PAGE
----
news:1110588826.806712.103650@l41g2000cwc.googlegroups.com

> You know The reality of LDC and SDM mics is that in over 90% of
> orchestral recordings you will find LDC's on Cello's and Arco's.

I never said otherwise.

Keven, I notice that you are so ashamed of your weird claim about LDCs
having unique powers to reproduce bass that you declined to reproduce it.

Ironically, Cellos aren't necessarily the biggest producers of really low
bass in the orchestra.

> Could all these classical guys be fooling themselves.

I think they are exercising their preferences, which is often different from
general claims like yours that LDCs are chosen because of some alleged
unique powers to reproduce low bass.
Anonymous
March 12, 2005 11:11:12 AM

Archived from groups: rec.audio.pro (More info?)

All viable concerns Guys.
But as explained to me, sound intensity pressure, not level, contains
more low freaquencies than higher frequencies over distance. High
frequencies are lost easily over distance. The fact that a LDC has a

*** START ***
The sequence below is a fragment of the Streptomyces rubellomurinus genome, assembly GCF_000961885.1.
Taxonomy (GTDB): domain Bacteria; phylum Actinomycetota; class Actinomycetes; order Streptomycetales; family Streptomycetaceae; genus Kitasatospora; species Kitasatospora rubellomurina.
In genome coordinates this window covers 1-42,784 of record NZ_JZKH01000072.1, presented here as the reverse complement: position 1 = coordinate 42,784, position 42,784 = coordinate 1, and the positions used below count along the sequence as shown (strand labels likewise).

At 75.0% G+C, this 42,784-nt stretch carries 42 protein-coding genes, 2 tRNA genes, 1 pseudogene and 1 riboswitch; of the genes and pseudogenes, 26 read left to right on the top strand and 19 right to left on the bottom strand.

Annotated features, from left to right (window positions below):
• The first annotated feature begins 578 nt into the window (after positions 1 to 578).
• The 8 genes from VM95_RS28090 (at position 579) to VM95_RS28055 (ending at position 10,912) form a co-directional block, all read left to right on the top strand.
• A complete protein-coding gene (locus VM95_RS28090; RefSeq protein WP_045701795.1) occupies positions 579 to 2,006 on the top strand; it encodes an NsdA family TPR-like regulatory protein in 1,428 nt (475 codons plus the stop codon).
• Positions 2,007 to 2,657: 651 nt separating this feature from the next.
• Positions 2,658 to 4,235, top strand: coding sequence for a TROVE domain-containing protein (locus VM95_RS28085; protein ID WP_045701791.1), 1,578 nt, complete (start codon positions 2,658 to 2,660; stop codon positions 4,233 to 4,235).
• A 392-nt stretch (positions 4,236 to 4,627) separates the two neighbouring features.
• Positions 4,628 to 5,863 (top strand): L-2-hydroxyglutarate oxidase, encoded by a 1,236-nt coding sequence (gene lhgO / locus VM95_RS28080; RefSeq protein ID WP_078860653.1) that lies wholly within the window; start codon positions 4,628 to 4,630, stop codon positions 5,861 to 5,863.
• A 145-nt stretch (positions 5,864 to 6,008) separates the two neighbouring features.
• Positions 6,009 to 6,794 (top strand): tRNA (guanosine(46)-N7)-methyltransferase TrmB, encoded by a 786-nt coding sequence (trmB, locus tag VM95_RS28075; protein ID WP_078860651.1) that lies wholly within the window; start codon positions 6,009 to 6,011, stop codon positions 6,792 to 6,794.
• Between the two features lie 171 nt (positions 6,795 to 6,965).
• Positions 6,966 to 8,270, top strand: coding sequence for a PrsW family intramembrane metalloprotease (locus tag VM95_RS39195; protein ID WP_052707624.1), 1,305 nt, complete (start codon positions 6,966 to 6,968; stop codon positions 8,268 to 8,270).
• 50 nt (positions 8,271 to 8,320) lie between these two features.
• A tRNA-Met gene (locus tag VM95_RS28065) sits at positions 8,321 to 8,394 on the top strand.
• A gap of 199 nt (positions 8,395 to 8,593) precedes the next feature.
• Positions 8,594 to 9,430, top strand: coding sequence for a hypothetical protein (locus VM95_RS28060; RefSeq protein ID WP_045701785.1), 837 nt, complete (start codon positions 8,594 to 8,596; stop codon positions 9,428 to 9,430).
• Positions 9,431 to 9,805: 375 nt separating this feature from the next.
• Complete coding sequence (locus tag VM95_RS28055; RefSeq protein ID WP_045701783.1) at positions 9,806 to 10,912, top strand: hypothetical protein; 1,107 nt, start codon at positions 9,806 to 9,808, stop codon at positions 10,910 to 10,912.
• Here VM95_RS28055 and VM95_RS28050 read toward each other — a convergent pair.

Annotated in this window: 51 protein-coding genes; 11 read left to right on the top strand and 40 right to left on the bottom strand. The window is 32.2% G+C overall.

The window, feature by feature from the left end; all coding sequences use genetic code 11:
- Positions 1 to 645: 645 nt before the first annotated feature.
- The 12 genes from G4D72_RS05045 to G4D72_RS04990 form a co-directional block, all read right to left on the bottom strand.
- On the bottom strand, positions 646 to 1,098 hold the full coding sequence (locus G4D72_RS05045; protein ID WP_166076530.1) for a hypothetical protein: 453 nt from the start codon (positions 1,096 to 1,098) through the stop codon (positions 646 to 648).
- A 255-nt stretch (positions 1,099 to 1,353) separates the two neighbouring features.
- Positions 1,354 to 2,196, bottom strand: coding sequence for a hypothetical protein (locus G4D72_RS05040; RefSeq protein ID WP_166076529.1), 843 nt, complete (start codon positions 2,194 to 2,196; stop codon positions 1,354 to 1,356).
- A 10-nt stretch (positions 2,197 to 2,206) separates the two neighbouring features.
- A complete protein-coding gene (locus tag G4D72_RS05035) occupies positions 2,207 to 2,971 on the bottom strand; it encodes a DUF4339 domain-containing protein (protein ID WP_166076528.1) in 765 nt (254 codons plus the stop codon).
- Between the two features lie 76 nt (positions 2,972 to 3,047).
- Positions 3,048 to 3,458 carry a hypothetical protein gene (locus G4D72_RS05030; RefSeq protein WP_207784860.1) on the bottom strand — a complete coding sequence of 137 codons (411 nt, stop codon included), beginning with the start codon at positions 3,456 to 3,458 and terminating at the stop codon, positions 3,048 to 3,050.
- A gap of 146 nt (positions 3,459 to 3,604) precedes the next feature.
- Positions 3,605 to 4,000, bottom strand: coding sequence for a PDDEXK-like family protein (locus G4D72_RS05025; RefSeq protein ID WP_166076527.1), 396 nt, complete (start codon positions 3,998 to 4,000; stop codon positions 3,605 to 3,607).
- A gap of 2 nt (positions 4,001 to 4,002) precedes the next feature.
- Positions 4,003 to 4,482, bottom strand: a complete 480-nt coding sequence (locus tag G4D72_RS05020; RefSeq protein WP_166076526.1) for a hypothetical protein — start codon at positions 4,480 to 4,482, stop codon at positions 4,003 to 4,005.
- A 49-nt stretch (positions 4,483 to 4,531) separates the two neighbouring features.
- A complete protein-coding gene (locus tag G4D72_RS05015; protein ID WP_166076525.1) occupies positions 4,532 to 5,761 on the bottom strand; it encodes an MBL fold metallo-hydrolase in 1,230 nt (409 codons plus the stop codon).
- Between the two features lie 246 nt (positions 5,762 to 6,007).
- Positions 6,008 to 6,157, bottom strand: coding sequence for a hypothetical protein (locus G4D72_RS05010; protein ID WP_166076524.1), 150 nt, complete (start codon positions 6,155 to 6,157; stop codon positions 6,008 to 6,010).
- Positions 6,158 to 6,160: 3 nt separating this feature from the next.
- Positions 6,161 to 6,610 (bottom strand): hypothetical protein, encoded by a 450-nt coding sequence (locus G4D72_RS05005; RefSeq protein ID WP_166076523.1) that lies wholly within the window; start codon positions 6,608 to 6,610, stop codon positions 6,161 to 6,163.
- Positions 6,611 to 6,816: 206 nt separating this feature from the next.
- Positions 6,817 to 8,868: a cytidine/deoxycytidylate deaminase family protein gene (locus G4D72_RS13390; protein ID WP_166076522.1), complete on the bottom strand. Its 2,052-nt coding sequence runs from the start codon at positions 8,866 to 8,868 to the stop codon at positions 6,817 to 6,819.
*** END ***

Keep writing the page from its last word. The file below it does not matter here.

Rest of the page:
greater pickup area than a SDC will pick up more low frequencies as
compared to higher frequencies. It's a simple law of physics and
acoustics. Yes both mics do pick up low frequencies but you will most
likely have to add more low frequencies to a SDC to simulate a LDC low
frequency pick up. In the case of cello's, double basses and tymps I
believe you will notice that when using both types of mics, ths LDC
will sound fuller in the low end. I belive this can be easily confirmed
by the scores of professional engineers who favour LD's over SD's to
pick up the musical low end of instruments. I've studied under too many
pros to dispute them and my own listening skills.
Also in almost all classical recordings the preference is for omni over